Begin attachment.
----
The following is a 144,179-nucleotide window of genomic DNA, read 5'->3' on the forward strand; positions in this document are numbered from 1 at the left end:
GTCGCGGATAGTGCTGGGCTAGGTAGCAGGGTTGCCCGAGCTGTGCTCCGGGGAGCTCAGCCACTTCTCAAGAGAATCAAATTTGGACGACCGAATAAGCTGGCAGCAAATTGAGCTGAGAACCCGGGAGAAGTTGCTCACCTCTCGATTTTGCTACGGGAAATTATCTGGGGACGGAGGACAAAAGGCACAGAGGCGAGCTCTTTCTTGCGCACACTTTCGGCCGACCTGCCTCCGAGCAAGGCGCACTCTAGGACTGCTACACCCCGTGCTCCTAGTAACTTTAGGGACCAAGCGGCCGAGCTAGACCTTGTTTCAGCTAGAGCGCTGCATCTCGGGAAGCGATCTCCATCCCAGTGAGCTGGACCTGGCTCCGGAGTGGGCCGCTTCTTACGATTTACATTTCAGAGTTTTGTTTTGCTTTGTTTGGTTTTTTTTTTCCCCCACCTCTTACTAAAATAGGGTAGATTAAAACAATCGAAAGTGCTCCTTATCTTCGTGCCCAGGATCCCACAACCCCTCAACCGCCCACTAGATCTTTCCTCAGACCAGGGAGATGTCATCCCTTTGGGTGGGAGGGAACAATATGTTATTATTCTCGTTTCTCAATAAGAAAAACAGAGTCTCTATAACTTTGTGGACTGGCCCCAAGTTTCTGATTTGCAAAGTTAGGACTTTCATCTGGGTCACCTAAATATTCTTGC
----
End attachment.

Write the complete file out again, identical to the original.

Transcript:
The following is a 144,179-nucleotide window of genomic DNA, read 5'->3' on the forward strand; positions in this document are numbered from 1 at the left end:
GTCGCGGATAGTGCTGGGCTAGGTAGCAGGGTTGCCCGAGCTGTGCTCCGGGGAGCTCAGCCACTTCTCAAGAGAATCAAATTTGGACGACCGAATAAGCTGGCAGCAAATTGAGCTGAGAACCCGGGAGAAGTTGCTCACCTCTCGATTTTGCTACGGGAAATTATCTGGGGACGGAGGACAAAAGGCACAGAGGCGAGCTCTTTCTTGCGCACACTTTCGGCCGACCTGCCTCCGAGCAAGGCGCACTCTAGGACTGCTACACCCCGTGCTCCTAGTAACTTTAGGGACCAAGCGGCCGAGCTAGACCTTGTTTCAGCTAGAGCGCTGCATCTCGGGAAGCGATCTCCATCCCAGTGAGCTGGACCTGGCTCCGGAGTGGGCCGCTTCTTACGATTTACATTTCAGAGTTTTGTTTTGCTTTGTTTGGTTTTTTTTTTCCCCCACCTCTTACTAAAATAGGGTAGATTAAAACAATCGAAAGTGCTCCTTATCTTCGTGCCCAGGATCCCACAACCCCTCAACCGCCCACTAGATCTTTCCTCAGACCAGGGAGATGTCATCCCTTTGGGTGGGAGGGAACAATATGTTATTATTCTCGTTTCTCAATAAGAAAAACAGAGTCTCTATAACTTTGTGGACTGGCCCCAAGTTTCTGATTTGCAAAGTTAGGACTTTCATCTGGGTCACCTAAATATTCTTGC